The eyes are the windows of the soul, they say – a folk saying that may have been around when Jesus taught his seminar on the mount:
‘The eye is the lamp of the body. So, if your eye is healthy [literally single], your whole body will be full of light, but if your eye is bad, your whole body will be full of darkness. If then the light in you is darkness, how great is the darkness’ (Matthew 6:22-23).
Our modern Western brains may need re-educating to be able to understand the biblical significance of these metaphors and their practical intention for our day to day living.
‘The evil eye’
In pirates’ tales ‘the evil eye’ implies a bewitching curse flung upon the victim by some hateful enemy. But Jesus was using a term familiar to his listeners for a stingy person (see Matthew 20:15 margin (Greek). For instance, an Israelite may be tempted not to lend to a poor neighbour because the sabbatical year for obligatory debt cancellation is so close:
‘If among you, one of your brothers should become poor … you shall not harden your heart of shut your hand against your poor brother. …Take care lest there be an unworthy thought in your heart and you say, “The seventh year, the year of release is near” and your eye look grudgingly [margin, be evil] on your poor brother, and you give him nothing, and he cry to the Lord against you, and you be guilty of sin. You shall give to him freely and your heart shall not be grudging [margin be evil] when you give to him, because for this the Lord your God will bless you in all your work and in all that you undertake’ (Deuteronomy 15:7-10).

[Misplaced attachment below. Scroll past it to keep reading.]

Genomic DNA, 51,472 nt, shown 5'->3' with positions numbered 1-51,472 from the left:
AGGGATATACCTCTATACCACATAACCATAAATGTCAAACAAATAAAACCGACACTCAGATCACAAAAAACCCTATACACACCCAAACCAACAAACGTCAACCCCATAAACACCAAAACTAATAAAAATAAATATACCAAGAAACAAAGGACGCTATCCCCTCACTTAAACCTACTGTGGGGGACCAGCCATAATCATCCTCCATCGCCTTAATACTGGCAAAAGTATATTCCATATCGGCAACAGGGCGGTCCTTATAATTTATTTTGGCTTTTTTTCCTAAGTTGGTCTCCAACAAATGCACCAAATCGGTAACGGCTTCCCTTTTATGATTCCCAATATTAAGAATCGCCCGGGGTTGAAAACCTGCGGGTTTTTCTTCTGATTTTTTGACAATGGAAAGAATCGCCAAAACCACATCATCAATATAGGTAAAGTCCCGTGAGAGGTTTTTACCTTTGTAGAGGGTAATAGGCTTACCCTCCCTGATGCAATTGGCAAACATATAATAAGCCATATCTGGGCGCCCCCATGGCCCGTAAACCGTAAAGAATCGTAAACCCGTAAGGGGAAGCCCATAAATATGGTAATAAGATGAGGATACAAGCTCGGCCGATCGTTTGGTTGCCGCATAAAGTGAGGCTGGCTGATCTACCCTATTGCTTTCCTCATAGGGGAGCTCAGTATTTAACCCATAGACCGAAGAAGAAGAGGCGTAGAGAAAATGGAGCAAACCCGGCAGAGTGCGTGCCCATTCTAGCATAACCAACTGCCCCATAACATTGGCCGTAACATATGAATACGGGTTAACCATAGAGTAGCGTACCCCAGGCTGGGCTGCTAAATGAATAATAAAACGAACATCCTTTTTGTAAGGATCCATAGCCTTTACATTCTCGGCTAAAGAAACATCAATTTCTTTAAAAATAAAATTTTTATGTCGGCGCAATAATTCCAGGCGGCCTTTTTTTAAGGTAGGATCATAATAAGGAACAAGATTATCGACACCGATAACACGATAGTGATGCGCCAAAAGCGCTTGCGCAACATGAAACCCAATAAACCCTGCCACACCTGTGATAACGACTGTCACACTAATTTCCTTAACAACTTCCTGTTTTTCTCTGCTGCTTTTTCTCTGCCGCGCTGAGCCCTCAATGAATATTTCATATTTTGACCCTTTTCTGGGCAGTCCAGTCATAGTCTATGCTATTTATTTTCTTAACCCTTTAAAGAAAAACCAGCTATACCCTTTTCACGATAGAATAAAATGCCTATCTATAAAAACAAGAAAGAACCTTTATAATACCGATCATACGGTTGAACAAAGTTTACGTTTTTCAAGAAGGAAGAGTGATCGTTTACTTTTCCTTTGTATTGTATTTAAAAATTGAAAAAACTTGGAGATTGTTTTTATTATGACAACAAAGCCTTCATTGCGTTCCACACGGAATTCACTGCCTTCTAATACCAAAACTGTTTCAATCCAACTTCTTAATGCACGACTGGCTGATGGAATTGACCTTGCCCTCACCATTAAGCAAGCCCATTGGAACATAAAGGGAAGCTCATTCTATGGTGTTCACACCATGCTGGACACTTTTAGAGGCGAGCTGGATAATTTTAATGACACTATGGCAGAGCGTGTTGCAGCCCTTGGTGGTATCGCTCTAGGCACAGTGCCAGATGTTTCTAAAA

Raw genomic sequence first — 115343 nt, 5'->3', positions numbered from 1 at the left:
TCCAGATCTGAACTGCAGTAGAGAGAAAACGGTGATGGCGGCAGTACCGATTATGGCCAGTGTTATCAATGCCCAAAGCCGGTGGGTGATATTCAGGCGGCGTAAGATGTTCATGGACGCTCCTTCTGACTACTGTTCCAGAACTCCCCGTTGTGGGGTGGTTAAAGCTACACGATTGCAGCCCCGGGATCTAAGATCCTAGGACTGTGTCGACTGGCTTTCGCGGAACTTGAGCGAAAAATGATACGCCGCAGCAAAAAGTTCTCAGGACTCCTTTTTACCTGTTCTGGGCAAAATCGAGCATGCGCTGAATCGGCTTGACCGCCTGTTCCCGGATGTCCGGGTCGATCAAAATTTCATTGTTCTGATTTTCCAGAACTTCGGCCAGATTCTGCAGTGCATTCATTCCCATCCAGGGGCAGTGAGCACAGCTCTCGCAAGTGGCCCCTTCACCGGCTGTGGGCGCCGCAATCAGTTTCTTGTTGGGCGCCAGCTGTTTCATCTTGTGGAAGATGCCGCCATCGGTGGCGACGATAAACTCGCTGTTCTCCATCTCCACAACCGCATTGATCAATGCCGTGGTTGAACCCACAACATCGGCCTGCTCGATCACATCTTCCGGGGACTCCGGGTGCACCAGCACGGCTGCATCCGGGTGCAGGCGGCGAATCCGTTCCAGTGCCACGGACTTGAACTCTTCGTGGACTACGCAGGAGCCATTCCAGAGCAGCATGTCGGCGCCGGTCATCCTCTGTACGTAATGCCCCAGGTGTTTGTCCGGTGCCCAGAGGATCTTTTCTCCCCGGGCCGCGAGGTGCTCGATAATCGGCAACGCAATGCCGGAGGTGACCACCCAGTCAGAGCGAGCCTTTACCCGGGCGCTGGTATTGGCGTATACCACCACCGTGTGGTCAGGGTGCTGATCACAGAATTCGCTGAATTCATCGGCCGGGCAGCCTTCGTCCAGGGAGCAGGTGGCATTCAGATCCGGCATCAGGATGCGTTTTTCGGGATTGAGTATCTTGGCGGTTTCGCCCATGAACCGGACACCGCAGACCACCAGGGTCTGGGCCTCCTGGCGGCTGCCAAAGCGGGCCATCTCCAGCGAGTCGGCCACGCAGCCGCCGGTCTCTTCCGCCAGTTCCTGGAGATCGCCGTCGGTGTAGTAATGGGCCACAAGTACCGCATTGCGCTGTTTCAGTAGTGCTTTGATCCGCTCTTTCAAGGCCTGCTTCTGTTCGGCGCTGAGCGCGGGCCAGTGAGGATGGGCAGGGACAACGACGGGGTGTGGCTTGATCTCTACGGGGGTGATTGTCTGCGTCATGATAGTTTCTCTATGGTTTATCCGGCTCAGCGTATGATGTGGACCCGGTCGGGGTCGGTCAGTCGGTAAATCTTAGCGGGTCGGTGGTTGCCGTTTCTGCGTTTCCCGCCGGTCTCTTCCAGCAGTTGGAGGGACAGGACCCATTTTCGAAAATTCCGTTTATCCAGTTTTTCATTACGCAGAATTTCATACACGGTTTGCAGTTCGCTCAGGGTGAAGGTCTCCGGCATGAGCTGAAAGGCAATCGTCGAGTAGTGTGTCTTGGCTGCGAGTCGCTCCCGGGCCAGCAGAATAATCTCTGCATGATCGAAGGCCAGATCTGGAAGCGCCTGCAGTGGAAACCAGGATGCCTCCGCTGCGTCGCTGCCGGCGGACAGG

See also Proverbs 28:22, where ‘a stingy man’ is ‘a man whose eye is evil’ (Hebrew, margin). And earlier in Proverbs is this classic piece:
‘Do not eat the bread of a man who is stingy [margin ‘whose eye is evil]; do not desire his delicacies, for he is like one who inwardly is calculating. “Eat and drink!” he says to you, but his heart is not with you. You will vomit up the morsels that you have eaten, and waste your pleasant words’ (Proverbs 23:6-8)
King Saul’s son Jonathan, after a day on the battle field with no time for food, on finding a wild bees’ nest, poked it with his staff and boosted his blood sugar levels on the honey – ‘and his eyes became bright’ (1 Samuel 14:27). And Ezra prayed that ‘our God may brighten our eyes and grant us a little reviving in our slavery’ (Ezra 9:8).
 The means of brightening one’s eyes is by the countenance of the Lord (see Psalm 4:6-8) and his commandment (Psalm 19:8; compare Psalm 119:135).
 The result of brightening of one’s eyes is reviving of one’s spirits (Psalm 13:3) and even motivation for reconciliation of estranged relationships (Proverbs 29:13).